Bobs Watson

Bobs Watson

Los Angeles, Los Angeles County, California, USA
Death 27 Jun 1999 (aged 68)
Laguna Beach, Orange County, California, USA
Burial Hollywood, Los Angeles County, California, USA
Plot Crypt 6593, unit 9, H-6
Memorial ID 6970 · View Source
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Child Actor, Minister. Known as "the Cry Baby of Hollywood" for his ability to shed buckets of tears on a director's command, he is best remembered for his role of Pee-Wee in "Boys Town" (1938). Born Robert Ball Watson in Los Angeles, California, the son of actor J. C. Watson, he was perhaps the best known of the nine Watson children (six boys and three girls) who together appeared in over 1,000 films. His father nicknamed him "Bobs" to distinguish him from another actor named Bob Watson. He began his acting career in an uncredited role in "Life Begins" (1932) as the infant son of Harry, and shows up, mostly uncredited, in such films as "Life Begins at Forty" (1935), "Show Boat" (1936), "In Old Chicago" (1937), and "Maytime" (1937). But it was his role of Pee Wee in "Boys Town" (1938), which would change his life. Not only was he noticed by the critics, he also became good friends with actor Spencer Tracy (who played the role of Father Flanagan in the film) and the real Father Flanagan (who was on the set as technical advisor). Spencer Tracy, who he would forever call "Uncle Spence," would often hug him between takes and talk with him, and he admired how Father Flanagan worked with the other boys, observing how he imparted God's love to them, which would make a lasting impression on him. Although he continued to act, even through his teen years and the twenties, showing up in such films as "Calling Dr. Kildare" (1939), "Blackmail" (1939) and "Hi, Buddy" (1943), he always asked himself if there was nothing more to life than acting. In 1962, at the age of 32, he entered the Claremont School of Theology, becoming a Methodist minister. He would serve God until his retirement in June 1997, when he was diagnosed with prostate cancer, serving mostly in Burbank, California. He would also continue to act, showing up during the 1960s and 1970s in such television shows as The Lucy Show, The Twilight Zone, The Virginian, The FBI, Green Acres, and the Beverly Hillbillies. He had a small role in his last movie "Grand Theft Auto" (1977) playing himself, and was credited as the Reverend Bobs Watson. He attributed his success in life to Father Flanagan, of whom he once said "Father Flanagan was many things, but mostly, he was a man who didn't care what denomination you were. I was a seven-year-old Methodist, but all he saw was a boy who, like all boys, needed to be loved, and he loved me, and I loved him back. Frankly, I think that is how God intended us all to behave." Reverend Watson passed away in 1999 in Laguna Beach, California, at the age of 68 from prostate cancer.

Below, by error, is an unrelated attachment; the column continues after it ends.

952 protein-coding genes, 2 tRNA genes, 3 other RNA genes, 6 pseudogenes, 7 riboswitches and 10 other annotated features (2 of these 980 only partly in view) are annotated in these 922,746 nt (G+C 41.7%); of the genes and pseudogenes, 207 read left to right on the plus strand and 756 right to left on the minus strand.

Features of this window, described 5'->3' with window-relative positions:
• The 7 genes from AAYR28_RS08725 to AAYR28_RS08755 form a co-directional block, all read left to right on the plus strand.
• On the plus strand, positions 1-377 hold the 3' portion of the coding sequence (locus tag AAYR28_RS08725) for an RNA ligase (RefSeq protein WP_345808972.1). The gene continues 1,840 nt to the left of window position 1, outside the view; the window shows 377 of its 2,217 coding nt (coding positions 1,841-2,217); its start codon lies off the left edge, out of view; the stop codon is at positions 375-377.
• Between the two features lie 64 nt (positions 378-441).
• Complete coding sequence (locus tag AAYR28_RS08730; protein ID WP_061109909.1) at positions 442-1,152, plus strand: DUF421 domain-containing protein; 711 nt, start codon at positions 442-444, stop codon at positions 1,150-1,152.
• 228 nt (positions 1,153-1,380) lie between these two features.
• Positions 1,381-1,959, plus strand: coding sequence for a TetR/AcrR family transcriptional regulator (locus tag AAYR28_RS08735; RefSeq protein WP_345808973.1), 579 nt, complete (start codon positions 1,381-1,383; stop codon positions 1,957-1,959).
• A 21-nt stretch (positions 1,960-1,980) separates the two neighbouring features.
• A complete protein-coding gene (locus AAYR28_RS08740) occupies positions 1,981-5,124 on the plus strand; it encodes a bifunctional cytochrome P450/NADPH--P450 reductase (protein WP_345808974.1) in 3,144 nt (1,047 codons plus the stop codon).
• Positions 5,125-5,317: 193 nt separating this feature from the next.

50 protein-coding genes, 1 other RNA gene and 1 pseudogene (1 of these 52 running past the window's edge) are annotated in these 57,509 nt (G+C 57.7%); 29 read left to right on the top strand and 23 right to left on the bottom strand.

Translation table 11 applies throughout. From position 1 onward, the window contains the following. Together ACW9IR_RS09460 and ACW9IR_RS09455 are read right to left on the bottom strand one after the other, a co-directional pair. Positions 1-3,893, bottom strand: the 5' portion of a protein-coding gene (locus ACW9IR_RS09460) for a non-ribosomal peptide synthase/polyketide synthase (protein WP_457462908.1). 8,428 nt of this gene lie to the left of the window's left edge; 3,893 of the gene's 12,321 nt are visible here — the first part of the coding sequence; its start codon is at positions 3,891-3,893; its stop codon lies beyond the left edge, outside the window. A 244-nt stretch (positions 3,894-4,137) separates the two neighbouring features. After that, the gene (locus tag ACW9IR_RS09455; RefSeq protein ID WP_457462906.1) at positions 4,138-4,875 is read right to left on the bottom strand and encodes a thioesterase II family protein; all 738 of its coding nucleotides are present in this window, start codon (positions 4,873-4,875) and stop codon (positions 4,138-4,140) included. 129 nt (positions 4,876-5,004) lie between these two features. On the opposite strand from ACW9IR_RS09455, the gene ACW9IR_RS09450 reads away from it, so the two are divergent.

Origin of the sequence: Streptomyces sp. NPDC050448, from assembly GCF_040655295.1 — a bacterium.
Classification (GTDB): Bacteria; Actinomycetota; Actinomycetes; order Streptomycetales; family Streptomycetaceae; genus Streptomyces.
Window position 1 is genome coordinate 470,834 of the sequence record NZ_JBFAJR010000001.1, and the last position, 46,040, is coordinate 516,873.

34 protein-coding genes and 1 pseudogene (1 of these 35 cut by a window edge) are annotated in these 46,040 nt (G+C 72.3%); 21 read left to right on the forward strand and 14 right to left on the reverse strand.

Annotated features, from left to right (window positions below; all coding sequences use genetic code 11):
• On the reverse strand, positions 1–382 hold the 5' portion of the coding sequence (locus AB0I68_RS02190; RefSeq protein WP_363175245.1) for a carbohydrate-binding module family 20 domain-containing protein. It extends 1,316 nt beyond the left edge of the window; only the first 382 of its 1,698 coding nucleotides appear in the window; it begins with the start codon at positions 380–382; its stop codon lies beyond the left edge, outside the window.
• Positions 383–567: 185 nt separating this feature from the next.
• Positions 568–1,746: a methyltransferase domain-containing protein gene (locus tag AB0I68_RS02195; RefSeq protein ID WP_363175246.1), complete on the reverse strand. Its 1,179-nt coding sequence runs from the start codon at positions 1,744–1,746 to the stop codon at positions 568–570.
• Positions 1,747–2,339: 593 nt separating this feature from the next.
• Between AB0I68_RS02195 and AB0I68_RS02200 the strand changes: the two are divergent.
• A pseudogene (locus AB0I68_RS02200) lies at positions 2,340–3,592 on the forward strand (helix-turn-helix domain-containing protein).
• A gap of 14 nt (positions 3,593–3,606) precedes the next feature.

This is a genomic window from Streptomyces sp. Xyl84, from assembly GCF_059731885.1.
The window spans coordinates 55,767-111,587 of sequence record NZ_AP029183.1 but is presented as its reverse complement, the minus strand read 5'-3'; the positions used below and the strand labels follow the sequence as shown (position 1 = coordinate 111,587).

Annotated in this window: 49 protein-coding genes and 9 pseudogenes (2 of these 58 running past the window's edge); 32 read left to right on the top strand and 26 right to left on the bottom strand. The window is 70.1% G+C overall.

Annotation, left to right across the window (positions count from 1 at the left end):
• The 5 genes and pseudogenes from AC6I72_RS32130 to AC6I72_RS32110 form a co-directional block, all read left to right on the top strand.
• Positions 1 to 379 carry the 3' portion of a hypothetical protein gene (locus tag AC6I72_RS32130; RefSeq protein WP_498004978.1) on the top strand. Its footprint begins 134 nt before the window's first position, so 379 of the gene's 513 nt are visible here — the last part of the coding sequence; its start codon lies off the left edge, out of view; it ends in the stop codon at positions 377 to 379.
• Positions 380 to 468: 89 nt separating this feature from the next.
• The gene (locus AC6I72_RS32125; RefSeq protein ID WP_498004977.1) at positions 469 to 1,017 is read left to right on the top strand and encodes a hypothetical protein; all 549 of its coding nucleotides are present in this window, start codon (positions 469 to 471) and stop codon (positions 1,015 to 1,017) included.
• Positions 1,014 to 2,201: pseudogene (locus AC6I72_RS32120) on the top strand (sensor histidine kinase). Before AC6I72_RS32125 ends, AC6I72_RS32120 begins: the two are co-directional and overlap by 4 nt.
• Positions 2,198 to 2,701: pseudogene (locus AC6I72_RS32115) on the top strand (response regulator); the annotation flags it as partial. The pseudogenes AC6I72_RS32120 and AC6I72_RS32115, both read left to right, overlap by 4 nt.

Bio by: Kit and Morgan Benson

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  • Maintained by: Find a Grave
  • Added: 15 Nov 1999
  • Find a Grave Memorial 6970
  • Find a Grave, database and images ( : accessed ), memorial page for Bobs Watson (16 Nov 1930–27 Jun 1999), Find a Grave Memorial no. 6970, citing Hollywood Forever, Hollywood, Los Angeles County, California, USA ; Maintained by Find A Grave .